Hempstead meetings video policy debated

Hempstead Town Hall Plaza is at 1 Washington Hempstead Town Hall Plaza is at 1 Washington St. Photo Credit: J.C. Cherubini, 2011

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Hempstead Town supervisor candidate Felix Procacci requested at Tuesday night's town board meeting that the board meetings be recorded for live video streaming online and posting later on the town website.

Procacci, a Republican and longtime town critic who will run as a Democrat against Supervisor Kate Murray, said he has asked several times since February for town meetings to be available for viewing online as a way to promote transparency.

"Kate Murray and the entire town board have refused to broadcast town board meetings online despite the fact that the town purchased $10,000 in professional video equipment with taxpayers' money," said Procacci, of Franklin Square, adding he has attended 63 consecutive town board meetings. "It is obvious the town board doesn't want the public to know what is going on in Town Hall. . . . There is no good reason not to broadcast town board meetings online."

Senior Town Councilman Anthony Santino responded, "Thank you for your campaign manifesto, Mr. Procacci."

Four other town residents echoed Procacci's request.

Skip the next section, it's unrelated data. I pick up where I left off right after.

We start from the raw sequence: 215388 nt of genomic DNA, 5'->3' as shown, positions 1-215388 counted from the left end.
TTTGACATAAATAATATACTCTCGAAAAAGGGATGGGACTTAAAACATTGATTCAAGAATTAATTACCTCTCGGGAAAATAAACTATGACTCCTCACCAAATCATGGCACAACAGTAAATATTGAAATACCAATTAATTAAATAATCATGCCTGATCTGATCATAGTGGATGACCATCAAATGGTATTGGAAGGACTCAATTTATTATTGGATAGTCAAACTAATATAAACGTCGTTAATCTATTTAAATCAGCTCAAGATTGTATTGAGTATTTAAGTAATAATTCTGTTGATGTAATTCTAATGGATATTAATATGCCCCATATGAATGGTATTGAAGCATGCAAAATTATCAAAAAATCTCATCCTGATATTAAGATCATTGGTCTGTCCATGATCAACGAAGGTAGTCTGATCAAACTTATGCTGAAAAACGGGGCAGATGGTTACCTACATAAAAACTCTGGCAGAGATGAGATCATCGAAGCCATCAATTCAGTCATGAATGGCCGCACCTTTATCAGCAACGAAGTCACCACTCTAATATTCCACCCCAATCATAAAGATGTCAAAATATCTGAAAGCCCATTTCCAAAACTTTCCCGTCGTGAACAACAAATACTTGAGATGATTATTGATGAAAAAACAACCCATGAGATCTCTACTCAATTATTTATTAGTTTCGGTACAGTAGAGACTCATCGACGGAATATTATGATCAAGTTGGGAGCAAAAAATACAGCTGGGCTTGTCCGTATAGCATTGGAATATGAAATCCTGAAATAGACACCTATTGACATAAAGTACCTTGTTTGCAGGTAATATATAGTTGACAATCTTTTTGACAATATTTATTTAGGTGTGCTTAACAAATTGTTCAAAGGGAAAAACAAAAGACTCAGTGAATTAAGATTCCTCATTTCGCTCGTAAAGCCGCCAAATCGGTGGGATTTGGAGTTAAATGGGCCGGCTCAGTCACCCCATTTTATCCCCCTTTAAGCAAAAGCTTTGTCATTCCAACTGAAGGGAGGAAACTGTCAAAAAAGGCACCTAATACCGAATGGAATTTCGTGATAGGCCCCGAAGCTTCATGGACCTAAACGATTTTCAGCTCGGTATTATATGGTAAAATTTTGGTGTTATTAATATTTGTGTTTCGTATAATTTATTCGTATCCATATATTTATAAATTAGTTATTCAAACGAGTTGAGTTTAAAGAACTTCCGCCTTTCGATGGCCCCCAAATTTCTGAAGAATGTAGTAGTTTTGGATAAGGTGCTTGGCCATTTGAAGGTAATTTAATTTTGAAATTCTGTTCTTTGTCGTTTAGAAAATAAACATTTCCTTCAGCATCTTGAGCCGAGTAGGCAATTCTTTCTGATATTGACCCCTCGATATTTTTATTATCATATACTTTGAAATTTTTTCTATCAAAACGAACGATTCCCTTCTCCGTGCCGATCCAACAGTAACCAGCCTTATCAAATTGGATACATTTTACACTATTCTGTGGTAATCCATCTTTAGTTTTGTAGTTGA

"Many citizens are unable to attend the scheduled town meetings, however, if they were recorded they would be available for residents to be better informed," said Joan Pinard of Uniondale, a member of the Nostrand Gardens Civic Association.

Hempstead purchased video and audio equipment with a grant received from a franchise agreement with Verizon to produce public service announcements and broadcast them on cable access channels, town spokesman Michael Deery said during the meeting. After the meeting, Deery said streaming live video would not be a permissible use under the grant. Town officials do not know the potential costs of recording the meetings, he added.

"It's not that we don't want to do it," Murray said at the meeting. "We will take it under advisement. We will consider it."

Towns and cities that record board meetings include Long Beach, Brookhaven, Huntington, Smithtown, Islip, Riverhead, Southampton, East Hampton, Southold and Shelter Island. Those that do not record them include North Hempstead, Babylon, Oyster Bay and Glen Cove.

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